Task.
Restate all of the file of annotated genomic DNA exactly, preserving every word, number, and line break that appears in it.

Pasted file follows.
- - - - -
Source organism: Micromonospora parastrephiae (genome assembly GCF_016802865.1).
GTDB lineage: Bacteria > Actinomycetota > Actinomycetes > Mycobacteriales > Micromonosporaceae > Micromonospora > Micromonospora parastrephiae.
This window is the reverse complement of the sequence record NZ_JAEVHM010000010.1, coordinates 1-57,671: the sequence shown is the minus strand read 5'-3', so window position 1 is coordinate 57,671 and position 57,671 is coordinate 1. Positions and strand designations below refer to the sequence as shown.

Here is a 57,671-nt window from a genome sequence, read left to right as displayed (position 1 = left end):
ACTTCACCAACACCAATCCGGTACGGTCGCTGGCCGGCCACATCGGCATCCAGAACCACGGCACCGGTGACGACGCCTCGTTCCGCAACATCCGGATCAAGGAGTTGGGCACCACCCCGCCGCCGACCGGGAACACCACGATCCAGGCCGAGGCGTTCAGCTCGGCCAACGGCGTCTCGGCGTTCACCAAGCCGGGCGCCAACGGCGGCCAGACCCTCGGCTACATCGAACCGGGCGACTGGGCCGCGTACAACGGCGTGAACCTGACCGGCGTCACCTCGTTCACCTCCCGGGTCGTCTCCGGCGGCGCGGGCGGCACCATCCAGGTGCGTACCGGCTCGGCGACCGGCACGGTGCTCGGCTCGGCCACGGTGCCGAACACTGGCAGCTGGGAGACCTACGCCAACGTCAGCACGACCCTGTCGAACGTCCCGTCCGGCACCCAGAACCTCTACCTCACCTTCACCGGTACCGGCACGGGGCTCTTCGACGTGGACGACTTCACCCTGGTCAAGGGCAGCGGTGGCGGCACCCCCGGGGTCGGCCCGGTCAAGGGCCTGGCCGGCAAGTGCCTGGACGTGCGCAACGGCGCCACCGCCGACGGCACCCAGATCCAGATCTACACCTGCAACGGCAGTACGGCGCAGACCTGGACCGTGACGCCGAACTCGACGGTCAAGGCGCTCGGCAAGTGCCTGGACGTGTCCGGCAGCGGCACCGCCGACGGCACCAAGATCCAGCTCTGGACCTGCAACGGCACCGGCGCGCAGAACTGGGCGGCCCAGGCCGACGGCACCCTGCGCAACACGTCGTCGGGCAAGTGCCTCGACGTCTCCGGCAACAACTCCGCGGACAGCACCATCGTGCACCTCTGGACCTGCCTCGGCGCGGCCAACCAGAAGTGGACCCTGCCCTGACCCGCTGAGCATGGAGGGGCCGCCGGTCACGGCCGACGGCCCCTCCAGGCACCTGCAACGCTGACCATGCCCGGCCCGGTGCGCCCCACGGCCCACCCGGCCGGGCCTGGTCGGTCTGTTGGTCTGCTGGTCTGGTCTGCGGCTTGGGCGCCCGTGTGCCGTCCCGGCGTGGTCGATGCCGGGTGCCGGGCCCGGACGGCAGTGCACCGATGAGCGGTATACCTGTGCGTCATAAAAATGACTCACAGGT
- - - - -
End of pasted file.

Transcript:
Source organism: Micromonospora parastrephiae (genome assembly GCF_016802865.1).
GTDB lineage: Bacteria > Actinomycetota > Actinomycetes > Mycobacteriales > Micromonosporaceae > Micromonospora > Micromonospora parastrephiae.
This window is the reverse complement of the sequence record NZ_JAEVHM010000010.1, coordinates 1-57,671: the sequence shown is the minus strand read 5'-3', so window position 1 is coordinate 57,671 and position 57,671 is coordinate 1. Positions and strand designations below refer to the sequence as shown.

Here is a 57,671-nt window from a genome sequence, read left to right as displayed (position 1 = left end):
ACTTCACCAACACCAATCCGGTACGGTCGCTGGCCGGCCACATCGGCATCCAGAACCACGGCACCGGTGACGACGCCTCGTTCCGCAACATCCGGATCAAGGAGTTGGGCACCACCCCGCCGCCGACCGGGAACACCACGATCCAGGCCGAGGCGTTCAGCTCGGCCAACGGCGTCTCGGCGTTCACCAAGCCGGGCGCCAACGGCGGCCAGACCCTCGGCTACATCGAACCGGGCGACTGGGCCGCGTACAACGGCGTGAACCTGACCGGCGTCACCTCGTTCACCTCCCGGGTCGTCTCCGGCGGCGCGGGCGGCACCATCCAGGTGCGTACCGGCTCGGCGACCGGCACGGTGCTCGGCTCGGCCACGGTGCCGAACACTGGCAGCTGGGAGACCTACGCCAACGTCAGCACGACCCTGTCGAACGTCCCGTCCGGCACCCAGAACCTCTACCTCACCTTCACCGGTACCGGCACGGGGCTCTTCGACGTGGACGACTTCACCCTGGTCAAGGGCAGCGGTGGCGGCACCCCCGGGGTCGGCCCGGTCAAGGGCCTGGCCGGCAAGTGCCTGGACGTGCGCAACGGCGCCACCGCCGACGGCACCCAGATCCAGATCTACACCTGCAACGGCAGTACGGCGCAGACCTGGACCGTGACGCCGAACTCGACGGTCAAGGCGCTCGGCAAGTGCCTGGACGTGTCCGGCAGCGGCACCGCCGACGGCACCAAGATCCAGCTCTGGACCTGCAACGGCACCGGCGCGCAGAACTGGGCGGCCCAGGCCGACGGCACCCTGCGCAACACGTCGTCGGGCAAGTGCCTCGACGTCTCCGGCAACAACTCCGCGGACAGCACCATCGTGCACCTCTGGACCTGCCTCGGCGCGGCCAACCAGAAGTGGACCCTGCCCTGACCCGCTGAGCATGGAGGGGCCGCCGGTCACGGCCGACGGCCCCTCCAGGCACCTGCAACGCTGACCATGCCCGGCCCGGTGCGCCCCACGGCCCACCCGGCCGGGCCTGGTCGGTCTGTTGGTCTGCTGGTCTGGTCTGCGGCTTGGGCGCCCGTGTGCCGTCCCGGCGTGGTCGATGCCGGGTGCCGGGCCCGGACGGCAGTGCACCGATGAGCGGTATACCTGTGCGTCATAAAAATGACTCACAGGT